1. Seung Min Kim, “Sanders and Immigration? It’s Complicated”, Politico (19 June 2015), available at
  2. Ezra Klein, “Bernie Sanders: The Vox Conversation”, Vox (28 July 2015), available at
  3. “Sanders Declines to Call for Abolishing ICE”, CNN (24 June 2018), available at
  4. Helen Lewis, “Jeremy Corbyn: ‘Wholesale’ EU Immigration Has Destroyed Conditions for British Workers”, New Statesman (23 July 2017), available at
  5. Slavoj Žižek, “In the Wake of Paris Attacks the Left Must Embrace Its Radical Western Roots”, In These Times (16 November 2015), available at
  6. Perry Anderson, “Why the System Will Still Win”, Le Monde diplomatique(March 2017), available at
  7. Philip Oltermann, “Germany’s Left and Right Vie to Turn Politics Upside Down”, The Guardian (22 July 2018), available at
  8. Karl Marx to Siegfried Meyer and August Vogt [9 April 1870], in Karl Marx and Frederick Engels, Selected Correspondence (Moscow: Progress Publishers, 1975) 220; also available at
  9. Ibid (original emphases).
  10. Karl Marx, “On the Labor Contract”, New York Daily Tribune (29 July 1853), available at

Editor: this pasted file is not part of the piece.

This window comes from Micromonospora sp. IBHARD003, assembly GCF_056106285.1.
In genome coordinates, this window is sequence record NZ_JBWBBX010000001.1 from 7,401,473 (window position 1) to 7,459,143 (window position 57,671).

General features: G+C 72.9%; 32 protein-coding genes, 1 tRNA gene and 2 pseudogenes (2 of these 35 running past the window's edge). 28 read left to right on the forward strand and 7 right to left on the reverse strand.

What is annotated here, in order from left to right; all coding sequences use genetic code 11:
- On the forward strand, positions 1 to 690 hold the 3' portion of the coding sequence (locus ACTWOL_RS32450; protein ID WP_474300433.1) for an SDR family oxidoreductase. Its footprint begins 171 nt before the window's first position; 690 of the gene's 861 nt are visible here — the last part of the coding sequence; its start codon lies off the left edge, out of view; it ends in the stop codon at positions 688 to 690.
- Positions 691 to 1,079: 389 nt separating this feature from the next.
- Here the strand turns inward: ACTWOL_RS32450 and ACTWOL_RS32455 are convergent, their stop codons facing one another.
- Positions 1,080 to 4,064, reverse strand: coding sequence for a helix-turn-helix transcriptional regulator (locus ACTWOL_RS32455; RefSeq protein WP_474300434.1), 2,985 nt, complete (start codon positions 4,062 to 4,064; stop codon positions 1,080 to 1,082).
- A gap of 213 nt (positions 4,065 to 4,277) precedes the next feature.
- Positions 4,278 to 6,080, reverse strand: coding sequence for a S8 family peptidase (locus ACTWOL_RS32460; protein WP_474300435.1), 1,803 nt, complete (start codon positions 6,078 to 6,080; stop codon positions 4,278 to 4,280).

11. Karl Marx, “Notes for an Undelivered Speech on Ireland” [26 November 1867], in Karl Marx and Friedrich Engels, Marx and Engels on Ireland(Moscow: Progress Publishers, 1971) 120; also available at
  12. Karl Marx, Capital: A Critique of Political Economy, vol. 1 (Harmondsworth: Penguin, 1976 [1867]), 91; also available (in different translation) at
  13. As Erica Benner’s work has shown, Marx’s materialism was no less robust in tackling the “idealism” of mid-nineteenth-century nationalists. See Erica Benner, Really Existing Nationalisms: A Post-Communist View from Marx and Engels (Oxford: Oxford University Press, 1995).
  14. See especially Karl Marx, “The British Rule in India”, New York Daily Tribune (25 June 1853), available at
  15. Marx to Meyer and Vogt (original emphases).

Chris Szabla is a PhD candidate in history at Cornell University and most recently Lecturer in International Law at Cornell Law School.